What if I am not out of the closet?
Now, we’ve dealt with data sharing but of course each household is expected to fill out the survey together. So, what do you do if you are not out of the closet? Take a deep breath, we come bearing good news. Thankfully ONS have provided for this by including an option to ‘request an individual access code’.
You can request this code here and you can receive it by text message or post. The rest of your household will not be informed that you have requested an individual access code and all your individual answers will take priority over any information submitted in your household census. This means that if your flatmate puts you down as straight and you put yourself down as lesbian, you will be recorded as a lesbian not straight.
What do I put for the gender question?
Now let us tackle the most confusing part of the census: the gender question.
The advice for answering this is to put down the sex registered on your official documents, such as your birth certificate or Gender Recognition Certificate.
This means that many people will not be answering this question with an answer that depicts how they actually live their lives. Not to mention that a gender recognition certificate costs a steep £140, creating a paywall against transgender identification.
The census can be a very positive force, gathering data on oppressed groups so that more can be provided to them. Without valid data this will not be possible for trans people who are currently sitting in a sort of legal ‘grey area’, often living as a different gender from their birth records.
This is a considerable faux pas because, if the census data on transgender people is accurate, then local public bodies would be able to address their needs, secure their rights and improve their access to health services properly. Furthermore, inaccurate reporting could potentially reduce funding of public services for transgender people.
Mermaids, a charity that offers support for teenagers and children with Gender Identity issues, has updated their website with the Government’s advice and added the following: ‘You should not feel pressured to give an answer that you know to be false.’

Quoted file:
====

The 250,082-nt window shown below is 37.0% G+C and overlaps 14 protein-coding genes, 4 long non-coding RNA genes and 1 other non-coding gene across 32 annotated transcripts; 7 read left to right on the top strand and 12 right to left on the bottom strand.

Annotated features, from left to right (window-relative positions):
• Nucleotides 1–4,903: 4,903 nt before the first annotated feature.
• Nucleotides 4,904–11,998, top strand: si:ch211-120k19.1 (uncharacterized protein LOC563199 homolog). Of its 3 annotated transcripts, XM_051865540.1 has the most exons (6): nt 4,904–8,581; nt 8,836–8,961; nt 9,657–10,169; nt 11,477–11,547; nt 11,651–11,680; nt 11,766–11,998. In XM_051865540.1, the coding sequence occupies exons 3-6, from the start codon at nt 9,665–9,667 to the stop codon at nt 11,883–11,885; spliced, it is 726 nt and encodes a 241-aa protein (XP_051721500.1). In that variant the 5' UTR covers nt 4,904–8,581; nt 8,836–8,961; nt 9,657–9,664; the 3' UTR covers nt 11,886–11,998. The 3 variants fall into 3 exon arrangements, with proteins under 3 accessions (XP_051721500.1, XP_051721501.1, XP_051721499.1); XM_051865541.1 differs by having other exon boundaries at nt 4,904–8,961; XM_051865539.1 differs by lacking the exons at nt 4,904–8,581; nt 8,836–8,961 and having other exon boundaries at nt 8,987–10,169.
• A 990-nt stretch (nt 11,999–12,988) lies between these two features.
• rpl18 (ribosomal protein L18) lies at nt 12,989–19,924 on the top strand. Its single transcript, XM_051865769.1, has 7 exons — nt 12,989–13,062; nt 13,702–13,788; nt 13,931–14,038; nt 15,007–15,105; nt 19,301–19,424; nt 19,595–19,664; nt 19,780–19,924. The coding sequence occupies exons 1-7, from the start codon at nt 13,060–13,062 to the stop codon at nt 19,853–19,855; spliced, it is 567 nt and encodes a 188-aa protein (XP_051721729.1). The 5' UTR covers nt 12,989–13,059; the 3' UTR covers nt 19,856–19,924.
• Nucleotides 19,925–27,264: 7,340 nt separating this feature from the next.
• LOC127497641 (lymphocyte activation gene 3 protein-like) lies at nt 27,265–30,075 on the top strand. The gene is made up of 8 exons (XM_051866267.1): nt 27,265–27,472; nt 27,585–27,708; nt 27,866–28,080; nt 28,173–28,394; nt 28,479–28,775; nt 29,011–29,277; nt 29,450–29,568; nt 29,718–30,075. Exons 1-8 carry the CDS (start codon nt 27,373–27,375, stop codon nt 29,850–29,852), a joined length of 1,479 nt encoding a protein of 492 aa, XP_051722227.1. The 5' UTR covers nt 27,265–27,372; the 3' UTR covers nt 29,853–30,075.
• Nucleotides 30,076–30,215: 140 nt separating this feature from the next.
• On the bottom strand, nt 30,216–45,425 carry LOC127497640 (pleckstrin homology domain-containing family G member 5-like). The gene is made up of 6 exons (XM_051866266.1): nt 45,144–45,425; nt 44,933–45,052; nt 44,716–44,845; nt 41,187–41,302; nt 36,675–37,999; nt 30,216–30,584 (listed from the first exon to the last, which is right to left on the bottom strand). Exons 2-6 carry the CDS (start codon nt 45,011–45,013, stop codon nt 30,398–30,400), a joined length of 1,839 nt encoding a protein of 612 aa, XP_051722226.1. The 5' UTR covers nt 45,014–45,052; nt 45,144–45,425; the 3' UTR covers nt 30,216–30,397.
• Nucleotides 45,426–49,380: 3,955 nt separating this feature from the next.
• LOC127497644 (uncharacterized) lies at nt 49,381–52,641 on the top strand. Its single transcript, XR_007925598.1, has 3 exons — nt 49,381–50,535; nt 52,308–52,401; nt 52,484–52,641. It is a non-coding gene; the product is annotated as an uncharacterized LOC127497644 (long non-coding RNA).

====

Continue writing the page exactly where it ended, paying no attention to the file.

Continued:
What are voluntary questions?
These are questions that you don’t have to legally answer, and you won’t be fined if you don’t tick a box. This year’s census has two new voluntary questions: sexual orientation and gender identity.
ONS describes these questions as a step forward in the history of census data, stating that this is the first time gender identity has appeared in the census.
Giovanna Gilleri – a PhD researcher in International Human Rights Law – disagrees, stating that although ONS are attempting to bring visibility to trans people, they are failing: “The 2021 census will most likely disinform decision-makers, due to its overemphasis on sex as the primary component of one’s (legal) identity, and the confusion on the relation between sex and gender identity.” Gilleri proposes that a mandatory question on gender identity would have been more successful in meeting ONS’s goal.
As the census is something that changes every ten years and is evidently something the Government does not always get right, it will likely be done differently next time. The census is not just for policy makers, we can all access the statistical data when it is published and judge whether new policies are well informed.
The census will enable us to keep tabs on the government’s policies and assess whether they are tackling inequalities in the areas that really need it or not.